But you still need to be on your toes when banking in Mexico. Watch for high multi-layered charges and commissions. Expect high borrowing rates and low deposit rates. And not-so-good customer service.
You’re still likely to experience long lines at the counter, so you may want to do most of your banking online.

5. Learn How to Shop Smart and Save Money.

Markets and trade are deeply rooted in Mexico culture. Smart shopping is buying local. Scope out local food markets and stores where locals shop. You’ll definitely pay less than if you buy name brands.
Stay away from supermarkets and imported items whenever possible. You’ll find your best deals on staples like breads, meats, veggies, and fruits at local family markets and mobile street vendors. Get to know the local butcher. Think “fresh.” And avoid mass-produced pre-packaged foods.
Avoid shopping malls, department stores and mega stores. Shop for clothing and shoes with local shop owners and market traders. They’re usually open to negotiation. They may be inclined to make a special price just for you.
Shop local crafters for home furnishings as well. Local artisans’ handmade furnishings are crafted from local woods, recycled, and other local materials. If they’re not obvious, use your best Spanish to ask locals where you can find a local furniture maker.

by: Christopher William Adach

Do All Expats in Mexico Go To Fancy Hospitals?

So, the word is out; world-class, high-quality, top-of-the-line, state-of-the-art hospitals are available in many Mexican cities, and they cost a fraction of what similar hospitals do in the U.S. The logical conclusion; all expats – including those who couldn’t afford such service back home – go to fancy space-age hospitals where they pamper you above and beyond what’s necessary.

The impression is true to a certain extent – at least to the extent that pretty much any expat who wanted to could go to this kind of hospital. And plenty do … when the feel they need it.

Reality is much more varied …

This greatly oversimplifies the reality of health care in Mexico – even health care that’s suitable for and really used by Americans and Canadians living here.

The reality is this: health care in Mexico offers a wide variety of options, many of which are suitable for expats at some point or another.

The “local” clinics

Think about this; would you feel it necessary to go to a world-class hospital with the best equipment to check out a cut for stitches or a cold that has been going on a little too long? Probably not. Even if the price is relatively low, it would just seem like overkill. And besides that, it might just be an unnecessary “trip.” Even if that hospital’s only 20 minutes away in taxi, there might be a good local clinic right around the corner from your home that can do the same for even less money.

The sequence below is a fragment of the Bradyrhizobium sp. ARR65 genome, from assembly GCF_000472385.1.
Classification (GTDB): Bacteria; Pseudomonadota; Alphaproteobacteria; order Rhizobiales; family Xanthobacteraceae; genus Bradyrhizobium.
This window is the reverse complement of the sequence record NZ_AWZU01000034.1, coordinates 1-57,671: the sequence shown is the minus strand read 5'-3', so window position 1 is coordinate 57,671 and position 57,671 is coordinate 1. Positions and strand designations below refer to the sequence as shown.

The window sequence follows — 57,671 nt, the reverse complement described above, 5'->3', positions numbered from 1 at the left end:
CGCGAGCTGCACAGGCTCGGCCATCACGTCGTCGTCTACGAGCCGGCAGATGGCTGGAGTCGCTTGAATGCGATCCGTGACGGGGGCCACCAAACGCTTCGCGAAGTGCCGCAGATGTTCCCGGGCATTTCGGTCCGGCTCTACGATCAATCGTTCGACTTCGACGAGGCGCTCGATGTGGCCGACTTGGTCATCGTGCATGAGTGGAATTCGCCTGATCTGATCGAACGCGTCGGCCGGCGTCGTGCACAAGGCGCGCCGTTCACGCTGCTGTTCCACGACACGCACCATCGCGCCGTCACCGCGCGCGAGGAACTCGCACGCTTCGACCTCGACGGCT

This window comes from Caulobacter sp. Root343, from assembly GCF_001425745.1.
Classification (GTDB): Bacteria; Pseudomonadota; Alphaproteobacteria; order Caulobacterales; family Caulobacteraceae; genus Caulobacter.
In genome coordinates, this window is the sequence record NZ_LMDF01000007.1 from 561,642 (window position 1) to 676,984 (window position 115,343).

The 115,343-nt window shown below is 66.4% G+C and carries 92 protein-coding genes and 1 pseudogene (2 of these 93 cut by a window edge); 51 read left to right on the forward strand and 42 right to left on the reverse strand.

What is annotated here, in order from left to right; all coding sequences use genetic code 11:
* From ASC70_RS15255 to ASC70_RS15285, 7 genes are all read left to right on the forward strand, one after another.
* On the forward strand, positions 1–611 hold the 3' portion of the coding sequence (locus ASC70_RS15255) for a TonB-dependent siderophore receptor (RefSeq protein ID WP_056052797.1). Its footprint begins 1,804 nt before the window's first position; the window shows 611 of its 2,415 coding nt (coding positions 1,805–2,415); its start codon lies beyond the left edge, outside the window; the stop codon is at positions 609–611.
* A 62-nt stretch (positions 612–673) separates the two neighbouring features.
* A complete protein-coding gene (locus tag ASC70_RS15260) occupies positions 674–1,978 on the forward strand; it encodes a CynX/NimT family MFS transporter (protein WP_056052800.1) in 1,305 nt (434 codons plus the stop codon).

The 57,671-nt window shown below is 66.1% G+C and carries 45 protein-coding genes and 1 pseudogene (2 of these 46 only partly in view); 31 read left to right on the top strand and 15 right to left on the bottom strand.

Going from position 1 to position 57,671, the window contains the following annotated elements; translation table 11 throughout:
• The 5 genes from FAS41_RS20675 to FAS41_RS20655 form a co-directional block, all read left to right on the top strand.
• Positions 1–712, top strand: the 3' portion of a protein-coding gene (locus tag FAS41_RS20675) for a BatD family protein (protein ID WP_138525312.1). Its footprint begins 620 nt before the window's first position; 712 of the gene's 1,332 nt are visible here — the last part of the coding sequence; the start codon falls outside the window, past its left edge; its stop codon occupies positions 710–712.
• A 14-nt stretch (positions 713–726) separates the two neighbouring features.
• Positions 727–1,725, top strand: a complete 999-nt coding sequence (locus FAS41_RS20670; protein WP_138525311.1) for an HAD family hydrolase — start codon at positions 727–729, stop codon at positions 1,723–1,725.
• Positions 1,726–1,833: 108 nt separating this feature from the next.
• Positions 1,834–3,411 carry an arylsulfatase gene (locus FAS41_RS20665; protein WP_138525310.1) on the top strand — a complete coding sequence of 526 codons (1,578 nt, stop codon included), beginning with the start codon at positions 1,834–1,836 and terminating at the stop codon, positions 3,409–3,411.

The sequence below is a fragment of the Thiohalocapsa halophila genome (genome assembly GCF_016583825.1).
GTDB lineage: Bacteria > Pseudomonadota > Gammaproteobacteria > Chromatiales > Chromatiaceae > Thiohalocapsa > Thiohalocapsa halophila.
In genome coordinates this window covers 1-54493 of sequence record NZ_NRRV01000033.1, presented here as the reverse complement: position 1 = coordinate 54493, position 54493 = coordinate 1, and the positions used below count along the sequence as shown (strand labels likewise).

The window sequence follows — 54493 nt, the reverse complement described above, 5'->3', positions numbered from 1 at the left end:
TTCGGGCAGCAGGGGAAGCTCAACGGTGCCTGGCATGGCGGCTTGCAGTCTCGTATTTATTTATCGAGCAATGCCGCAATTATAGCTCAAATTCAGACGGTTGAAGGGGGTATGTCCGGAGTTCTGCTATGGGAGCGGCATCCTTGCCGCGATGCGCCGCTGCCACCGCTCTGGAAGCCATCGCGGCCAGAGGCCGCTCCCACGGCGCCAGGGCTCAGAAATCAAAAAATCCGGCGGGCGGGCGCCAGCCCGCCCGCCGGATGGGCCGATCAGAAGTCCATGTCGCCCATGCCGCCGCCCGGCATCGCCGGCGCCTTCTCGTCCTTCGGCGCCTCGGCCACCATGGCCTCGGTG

Consider this story from Glynna Prentice, a seasoned expat at International Living:

“I once needed to see a doctor when I was staying in the colonial city of Guanajuato, where I have a small house.

“I got recommendations for fancy doctors in Leon, a major city of about 1.7 million people less than an hour from Guanajuato. But in the end, for convenience, I chose to go to a small clinic in Guanajuato’s historiccentro, a short walk from my house.

“The clinic treated walk-in patients, many of whom clearly were not wealthy. The waiting area had plastic chairs and out-of-date magazines. But the doctor, whom friends had recommended to me, was a well-traveled, middle-aged woman with a bright smile and a very professional manner. She sorted me out in no time. And her bill? Just $20.”
The Public Insurance Option

Besides the local doctor’s practices which can offer very good service, a growing number of expats are using Mexico’s public insurance (IMSS) for their regular needs. For a flat rate of about $350 per year, it covers everything, including vitamins, eye glasses and sometimes even basic dental work. While their hospitals lack the state-of-the-art equipment of the private hospitals, they are clean and cover more than just the basics; the state-of-the-art private hospitals are always there for anything very major, and for everything else the costs are kept to a bare minimum.
Variety
I’ve given two examples of different options here. But the point is that you can find basic doctor’s offices that can offer a prescription for a minor infection, or do minor stitches; some that are are small, but specialized in specific health issues; large public hospitals; large private state-of-the-art hospitals and a dozen other options, which you can choose from at any time according to your needs.

Of course, not all the clinics and hospitals are good. But the majority will deliver what they promise, and be honest when something is beyond their scope, usually quite willing to recommend the best place to seek the treatment you need. Asking around you can quickly find out which hospitals or doctors (of all budgets) are reputable.

Glynna Prentice finishes her article with this simple and important observation:

“In general, I continue to use Mexico’s high-tech hospitals and specialists for my check-ups and medical tests. But it’s comforting to know that in Mexico I have a range of options, depending on my needs. And all of it at wonderfully affordable prices.”

That’s the key – “I have a lot of options – at wonderfully affordable prices.”

-by Thomas Lloyd